[18] The substantivist debate is part of the debate known as formalist/substantivist debate, which is an extension of an earlier debate between neo-classic and political economy that lead Mauss to his investigations. Formalism is a development of neo-classic economics, opposed to substantivism. Substantivism argued that formalism could not account for the process of production and distribution in non-capitalist societies, which would operate in totally different principles. Substantivism takes a step further than the positions of political economy held by Mauss. Capitalist societies are not seen at the end of an evolution, but it is reciprocity in gift exchange, which is placed along a continuum of closeness and remoteness with others. (see Clammer 1978 for a contextualization in this debate).
[19] Parry argued that anthropologist place too much emphasis on the ideology of reciprocity. Parry claims that what is being addressed in Mauss theory of the gift is the ideological model of a free-gift that ‘emerged in parallel with the ideology of a purely interested exchange’. The ideology of a free-gift is a product invention of highly differentiated societies with an advance division of labour and a significant commercial sector’. According to Parry, Mauss invented a non-existing dichotomy in the hau notion between gift and spirit, person and thing (Parry 1985: 465). In Parry’ s Indian gift, asymmetry, rather than reciprocity is the key issue of the problem in returning gifts. In the Brahman theory of gift, things must be alienated and the ‘spirit’ of the gift must not return. According to Strathern the problem behind reciprocity and the hau is that the real Melanesian thing is the irrelevance of the dichotomy between spirit and thing. (Strathern 1992: 173). However, Perry and Strathern have been equally criticised by doing what they criticise in others. Parry’s model of the Indian gift, has been said to reproduce the ‘ideology of Caste’ also found in Dumont disguised as pragmatic rationalism (see Raheja 1988:30, Quigley 1993 for different critiques on the ‘ideology of Caste’).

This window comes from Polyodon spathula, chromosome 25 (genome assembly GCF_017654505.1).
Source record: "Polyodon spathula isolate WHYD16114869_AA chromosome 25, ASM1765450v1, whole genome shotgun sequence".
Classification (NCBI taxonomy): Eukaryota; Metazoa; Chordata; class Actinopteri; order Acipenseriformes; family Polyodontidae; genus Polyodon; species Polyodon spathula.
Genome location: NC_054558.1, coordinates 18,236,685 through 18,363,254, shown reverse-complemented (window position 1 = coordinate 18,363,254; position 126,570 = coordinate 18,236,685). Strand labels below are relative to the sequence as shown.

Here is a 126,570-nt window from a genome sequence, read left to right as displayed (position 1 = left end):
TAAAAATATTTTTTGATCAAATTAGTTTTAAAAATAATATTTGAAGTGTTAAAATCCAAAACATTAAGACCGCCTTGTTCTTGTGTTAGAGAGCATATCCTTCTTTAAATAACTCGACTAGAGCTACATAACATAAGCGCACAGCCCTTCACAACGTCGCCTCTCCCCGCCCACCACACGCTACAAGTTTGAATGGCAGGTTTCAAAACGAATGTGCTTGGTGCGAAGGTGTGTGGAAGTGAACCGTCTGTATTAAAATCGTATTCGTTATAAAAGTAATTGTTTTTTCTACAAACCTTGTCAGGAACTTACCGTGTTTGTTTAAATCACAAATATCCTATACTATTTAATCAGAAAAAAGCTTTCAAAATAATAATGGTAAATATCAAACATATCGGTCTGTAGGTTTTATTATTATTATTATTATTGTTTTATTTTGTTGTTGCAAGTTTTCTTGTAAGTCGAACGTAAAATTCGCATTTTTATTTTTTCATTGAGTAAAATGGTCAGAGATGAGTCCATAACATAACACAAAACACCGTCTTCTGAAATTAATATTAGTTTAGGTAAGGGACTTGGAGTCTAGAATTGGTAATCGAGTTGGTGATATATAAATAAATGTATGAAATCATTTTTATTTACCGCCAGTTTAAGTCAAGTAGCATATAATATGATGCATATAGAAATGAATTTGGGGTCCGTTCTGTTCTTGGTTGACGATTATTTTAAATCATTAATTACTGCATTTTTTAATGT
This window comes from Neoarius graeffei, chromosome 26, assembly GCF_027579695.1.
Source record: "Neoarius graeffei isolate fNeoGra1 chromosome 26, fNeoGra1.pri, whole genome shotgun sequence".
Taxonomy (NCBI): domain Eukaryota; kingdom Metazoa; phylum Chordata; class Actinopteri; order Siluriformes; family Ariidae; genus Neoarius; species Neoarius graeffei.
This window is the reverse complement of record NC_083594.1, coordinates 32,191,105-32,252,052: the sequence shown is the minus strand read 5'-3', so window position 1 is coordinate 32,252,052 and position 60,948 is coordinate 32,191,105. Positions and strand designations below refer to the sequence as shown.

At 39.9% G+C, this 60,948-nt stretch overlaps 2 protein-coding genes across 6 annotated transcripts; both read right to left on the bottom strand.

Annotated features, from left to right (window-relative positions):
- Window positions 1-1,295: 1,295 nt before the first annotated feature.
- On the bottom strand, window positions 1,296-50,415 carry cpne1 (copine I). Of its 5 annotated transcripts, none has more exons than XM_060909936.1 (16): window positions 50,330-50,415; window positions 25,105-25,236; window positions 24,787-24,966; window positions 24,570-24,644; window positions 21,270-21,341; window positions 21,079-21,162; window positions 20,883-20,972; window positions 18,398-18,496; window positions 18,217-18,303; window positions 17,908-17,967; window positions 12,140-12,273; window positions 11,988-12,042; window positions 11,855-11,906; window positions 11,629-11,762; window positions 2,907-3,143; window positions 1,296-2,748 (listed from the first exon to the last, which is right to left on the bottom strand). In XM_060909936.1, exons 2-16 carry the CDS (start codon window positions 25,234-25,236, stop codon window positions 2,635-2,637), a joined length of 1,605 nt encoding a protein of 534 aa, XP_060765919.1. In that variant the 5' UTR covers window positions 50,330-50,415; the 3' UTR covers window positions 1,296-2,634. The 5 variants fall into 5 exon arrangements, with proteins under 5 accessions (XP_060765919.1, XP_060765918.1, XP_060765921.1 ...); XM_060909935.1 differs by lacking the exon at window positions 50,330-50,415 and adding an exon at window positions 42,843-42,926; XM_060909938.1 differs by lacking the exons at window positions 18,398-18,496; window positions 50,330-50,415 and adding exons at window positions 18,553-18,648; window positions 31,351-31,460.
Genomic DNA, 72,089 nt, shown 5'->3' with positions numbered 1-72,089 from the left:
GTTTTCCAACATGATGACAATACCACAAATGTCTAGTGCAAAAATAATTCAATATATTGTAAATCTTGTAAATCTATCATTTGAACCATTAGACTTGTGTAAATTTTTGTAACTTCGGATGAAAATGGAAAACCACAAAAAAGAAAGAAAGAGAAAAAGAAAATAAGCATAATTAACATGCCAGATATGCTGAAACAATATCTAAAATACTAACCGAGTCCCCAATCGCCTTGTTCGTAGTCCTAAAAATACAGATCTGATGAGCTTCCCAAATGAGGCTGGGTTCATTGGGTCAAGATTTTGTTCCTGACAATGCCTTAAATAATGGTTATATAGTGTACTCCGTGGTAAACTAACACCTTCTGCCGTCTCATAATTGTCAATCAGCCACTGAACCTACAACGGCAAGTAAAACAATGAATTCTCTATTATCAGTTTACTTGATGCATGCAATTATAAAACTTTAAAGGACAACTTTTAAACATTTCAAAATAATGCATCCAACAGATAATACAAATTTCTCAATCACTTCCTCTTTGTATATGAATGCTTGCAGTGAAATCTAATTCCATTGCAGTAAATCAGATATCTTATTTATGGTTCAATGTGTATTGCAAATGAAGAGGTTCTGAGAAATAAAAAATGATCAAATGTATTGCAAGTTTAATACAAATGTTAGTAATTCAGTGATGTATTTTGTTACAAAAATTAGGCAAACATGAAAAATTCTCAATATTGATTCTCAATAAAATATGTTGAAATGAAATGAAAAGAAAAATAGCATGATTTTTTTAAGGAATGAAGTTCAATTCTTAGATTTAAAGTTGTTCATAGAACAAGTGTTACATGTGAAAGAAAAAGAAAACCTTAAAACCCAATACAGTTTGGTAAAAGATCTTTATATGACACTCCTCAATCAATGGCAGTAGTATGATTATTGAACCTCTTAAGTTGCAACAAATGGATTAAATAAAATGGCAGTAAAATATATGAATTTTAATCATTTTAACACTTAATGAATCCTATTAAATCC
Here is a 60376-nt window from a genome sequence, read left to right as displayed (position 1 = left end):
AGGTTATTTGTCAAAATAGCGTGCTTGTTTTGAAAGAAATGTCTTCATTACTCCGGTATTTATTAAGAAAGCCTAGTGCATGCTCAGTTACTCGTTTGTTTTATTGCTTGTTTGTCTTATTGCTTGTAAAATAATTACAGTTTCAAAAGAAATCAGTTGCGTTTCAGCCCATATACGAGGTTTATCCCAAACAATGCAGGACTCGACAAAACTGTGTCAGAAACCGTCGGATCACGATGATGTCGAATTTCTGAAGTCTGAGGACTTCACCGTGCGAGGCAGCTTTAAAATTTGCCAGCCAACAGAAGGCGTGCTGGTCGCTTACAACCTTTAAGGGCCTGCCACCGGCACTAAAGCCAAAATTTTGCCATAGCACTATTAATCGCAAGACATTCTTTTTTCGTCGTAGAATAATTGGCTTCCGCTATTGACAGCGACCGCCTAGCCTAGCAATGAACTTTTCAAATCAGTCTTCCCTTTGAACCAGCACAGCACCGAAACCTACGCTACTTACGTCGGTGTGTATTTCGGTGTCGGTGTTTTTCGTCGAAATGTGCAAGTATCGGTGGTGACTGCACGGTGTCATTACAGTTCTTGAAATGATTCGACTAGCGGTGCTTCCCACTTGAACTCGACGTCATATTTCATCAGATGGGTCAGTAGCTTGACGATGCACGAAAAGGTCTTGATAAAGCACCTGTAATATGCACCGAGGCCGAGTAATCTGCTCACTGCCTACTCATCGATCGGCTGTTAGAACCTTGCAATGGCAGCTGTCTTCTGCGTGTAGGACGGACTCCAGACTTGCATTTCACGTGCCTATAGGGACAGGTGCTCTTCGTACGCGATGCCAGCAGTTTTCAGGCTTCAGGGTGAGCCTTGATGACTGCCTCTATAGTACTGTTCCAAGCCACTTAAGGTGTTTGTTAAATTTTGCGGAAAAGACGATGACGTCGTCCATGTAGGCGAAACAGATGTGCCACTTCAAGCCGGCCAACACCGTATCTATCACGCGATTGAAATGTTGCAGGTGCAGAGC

[20] Strathern model is of actors exchanging social totalities, exchanging perspectives and views. The difference between economies is complicated further through the ambiguities of discourse about the ethnocentric perception Europeans have about obligation and market (Gregory 1982, Thomas 1991).
[21]In order to draw this radical contrast, Strathern uses two arguments. First, that persons, the body of persons is partible in feminine and masculine elements and it is the body where people deal with debts, thus debt is personified - attached to the human body. Second that a gift economy is based on the substitution of units, which are personified parts and must be partible, rather than on a ration between things.
[22] Strathern has criticised this view. Inalienability of things does not presuppose inalienability of the actors. Further, suicide in Hagen, speak of a clear alienation of person when they fail to adequate the tension created between kin groups and their political organisation expressed with and by some means of exchange. In the context of some of this means of exchange the roles of wife and sisters and conceptualised and sanctioned depending on the efficiency in the resolution of the levels of reciprocity between the kin groups (Strathern 1988: 283-284)
[23] It is assumed that the historical advent of industrial production discovered a new relation. In the societies defined by the core of the supposedly impersonalisation of market exchange, the category of the "commodity" seemed metaphorically, to substitute what in non-market economies, the gift did not manage to reproduce. An atomisation of individual choice and in Marx terms, alienation of the means of production, and implementation of the alienation in the sphere of social relations. However, Appadauri criticised that “modern economy, ostensibly orientated towards utility and material needs is predicated on the existence of a specific scheme of values and it is a system for the production not only of things but of meaning” (quoted in Harrison 1993: 197).